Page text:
May 12, 2006

Panel probes states’ role in covering nation’s uninsured

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On hand to discuss health insurance coverage in the United States were, from left, John Seigenthaler, founder of the Vanderbilt First Amendment Center and former editor and publisher of the Tennessean, John Sergent, M.D., Robert Miller, M.D., and Patricia Temple, M.D.
Photo by Anne Rayner

Panel probes states’ role in covering nation’s uninsured

Should the states solve the problem of the nearly 46 million Americans who do not have health insurance?

That was the question posed to a panel of experts at Vanderbilt University Medical Center Thursday during “Cover the Uninsured Week,” sponsored in part by the Robert Wood Johnson Foundation.

“There's money in the system right now,” said Patricia Temple, M.D., M.P.H., professor of Pediatrics, who organized the forum. “Where is the will to redistribute it?”

In the absence of a federal response, Temple noted that several states, including Tennessee and Massachusetts, continue to try to find solutions, but John Sergent, M.D., professor of Medicine, said, “This is not a state issue.”

When Tennessee's Medicaid reform plan, TennCare, was launched in 1994, “Memphis was suddenly inundated by people coming from Arkansas and Mississippi and other places,” he said.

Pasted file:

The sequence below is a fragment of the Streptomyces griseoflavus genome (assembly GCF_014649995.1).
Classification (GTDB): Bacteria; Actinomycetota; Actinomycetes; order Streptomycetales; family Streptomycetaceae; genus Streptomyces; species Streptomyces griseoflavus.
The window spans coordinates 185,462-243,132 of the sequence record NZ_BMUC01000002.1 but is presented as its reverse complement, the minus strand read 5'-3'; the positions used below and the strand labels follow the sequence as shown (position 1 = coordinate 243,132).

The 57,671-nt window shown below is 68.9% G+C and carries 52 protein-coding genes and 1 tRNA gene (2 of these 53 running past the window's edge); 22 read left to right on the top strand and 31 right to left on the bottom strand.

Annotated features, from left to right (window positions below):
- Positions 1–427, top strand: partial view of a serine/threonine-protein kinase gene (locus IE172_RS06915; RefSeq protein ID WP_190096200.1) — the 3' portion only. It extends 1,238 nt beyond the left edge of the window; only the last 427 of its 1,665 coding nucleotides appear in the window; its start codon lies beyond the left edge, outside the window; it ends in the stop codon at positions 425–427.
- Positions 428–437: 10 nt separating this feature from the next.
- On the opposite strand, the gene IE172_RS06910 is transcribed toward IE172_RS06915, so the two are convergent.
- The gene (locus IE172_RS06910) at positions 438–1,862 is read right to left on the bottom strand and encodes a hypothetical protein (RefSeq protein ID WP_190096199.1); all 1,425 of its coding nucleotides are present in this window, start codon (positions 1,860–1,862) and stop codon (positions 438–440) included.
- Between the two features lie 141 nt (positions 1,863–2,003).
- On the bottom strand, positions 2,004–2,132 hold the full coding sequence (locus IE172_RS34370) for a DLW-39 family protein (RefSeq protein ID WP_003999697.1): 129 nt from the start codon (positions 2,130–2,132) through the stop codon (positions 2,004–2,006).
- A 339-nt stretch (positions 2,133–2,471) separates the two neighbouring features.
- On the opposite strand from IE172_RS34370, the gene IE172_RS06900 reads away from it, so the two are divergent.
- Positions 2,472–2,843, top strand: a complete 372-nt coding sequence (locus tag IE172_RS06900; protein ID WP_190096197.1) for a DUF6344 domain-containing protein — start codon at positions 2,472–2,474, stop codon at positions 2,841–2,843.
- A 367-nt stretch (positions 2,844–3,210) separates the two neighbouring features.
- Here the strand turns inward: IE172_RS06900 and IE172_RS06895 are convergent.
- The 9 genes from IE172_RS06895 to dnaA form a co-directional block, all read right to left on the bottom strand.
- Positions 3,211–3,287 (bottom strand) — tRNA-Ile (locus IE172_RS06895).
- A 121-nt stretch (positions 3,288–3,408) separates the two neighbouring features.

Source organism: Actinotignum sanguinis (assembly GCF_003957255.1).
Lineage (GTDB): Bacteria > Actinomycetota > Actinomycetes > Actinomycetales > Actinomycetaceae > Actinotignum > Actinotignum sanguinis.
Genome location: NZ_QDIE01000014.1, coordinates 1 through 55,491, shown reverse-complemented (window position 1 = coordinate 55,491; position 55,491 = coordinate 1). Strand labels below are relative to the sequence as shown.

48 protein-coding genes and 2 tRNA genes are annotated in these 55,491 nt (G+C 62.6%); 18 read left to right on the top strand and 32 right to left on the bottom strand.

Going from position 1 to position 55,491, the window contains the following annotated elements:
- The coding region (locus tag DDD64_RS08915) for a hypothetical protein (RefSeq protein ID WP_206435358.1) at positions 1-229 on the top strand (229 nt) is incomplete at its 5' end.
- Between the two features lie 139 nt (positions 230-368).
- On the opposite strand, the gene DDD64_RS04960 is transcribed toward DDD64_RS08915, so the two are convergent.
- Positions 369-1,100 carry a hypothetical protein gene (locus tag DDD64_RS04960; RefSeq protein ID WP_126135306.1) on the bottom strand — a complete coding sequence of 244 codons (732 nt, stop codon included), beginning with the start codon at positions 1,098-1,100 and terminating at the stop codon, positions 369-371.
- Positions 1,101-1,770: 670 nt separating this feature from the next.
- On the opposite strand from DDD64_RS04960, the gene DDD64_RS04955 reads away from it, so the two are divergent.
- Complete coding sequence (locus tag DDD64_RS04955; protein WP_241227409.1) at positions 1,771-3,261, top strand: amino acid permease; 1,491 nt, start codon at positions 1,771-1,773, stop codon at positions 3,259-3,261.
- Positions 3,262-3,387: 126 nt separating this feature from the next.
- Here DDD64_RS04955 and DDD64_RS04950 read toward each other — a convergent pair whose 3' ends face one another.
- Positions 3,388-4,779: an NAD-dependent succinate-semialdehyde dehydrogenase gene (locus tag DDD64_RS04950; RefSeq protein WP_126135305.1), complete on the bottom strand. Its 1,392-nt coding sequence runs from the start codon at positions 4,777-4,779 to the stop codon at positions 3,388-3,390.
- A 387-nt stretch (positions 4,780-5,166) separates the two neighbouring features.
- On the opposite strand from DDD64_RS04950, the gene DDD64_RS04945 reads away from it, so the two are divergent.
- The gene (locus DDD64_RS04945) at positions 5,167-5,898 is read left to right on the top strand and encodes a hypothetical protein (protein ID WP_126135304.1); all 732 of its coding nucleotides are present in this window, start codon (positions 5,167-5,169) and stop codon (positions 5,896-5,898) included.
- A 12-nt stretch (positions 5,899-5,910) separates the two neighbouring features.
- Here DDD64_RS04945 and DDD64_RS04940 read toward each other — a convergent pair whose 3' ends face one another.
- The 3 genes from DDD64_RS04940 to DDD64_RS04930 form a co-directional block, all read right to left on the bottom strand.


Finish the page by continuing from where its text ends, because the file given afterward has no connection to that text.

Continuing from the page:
Sergent, vice chairman for education in the Department of Medicine, said he does not support “socialized medicine,” where the government owns and operates the health care system, but does favor some form of government-provided national health insurance.

Many people assume the current “polyglot” system of private plans is more cost-efficient than a government plan. Not so, said Sergent, noting that the United States ranks relatively low among Western countries in life expectancy and infant mortality.

Robert Miller, M.D., medical director of the Shade Tree Clinic in East Nashville, which provides free care to the medically underserved, argued that health care is this nation's 21st Century civil rights issue.

He noted that heart and kidney disease and several forms of cancer are more likely to be detected at advanced stages among the uninsured compared to those with health insurance. An estimated 18,000 Americans die each year “because they don't have access to health care,” Miller said.

John Seigenthaler, former editor, publisher and CEO of The Tennessean and founder of the First Amendment Center at Vanderbilt, agreed that citizens should be guaranteed access to health care.

However, “the profit aspect of providing health care really poses substantial barriers to those who would have health care declared a civil right,” he cautioned.

Sergent said he also was bothered by the profit motive in health care, adding that he believes it is part of the physician's obligation to advocate for the uninsured.

“There was a saying during the civil rights movement, 'If you're not for us, you're against us,'” Sergent said. “I think the same is true here. If you're not for some form of national health insurance, then what you're for is a system that allows people to not get adequate care.”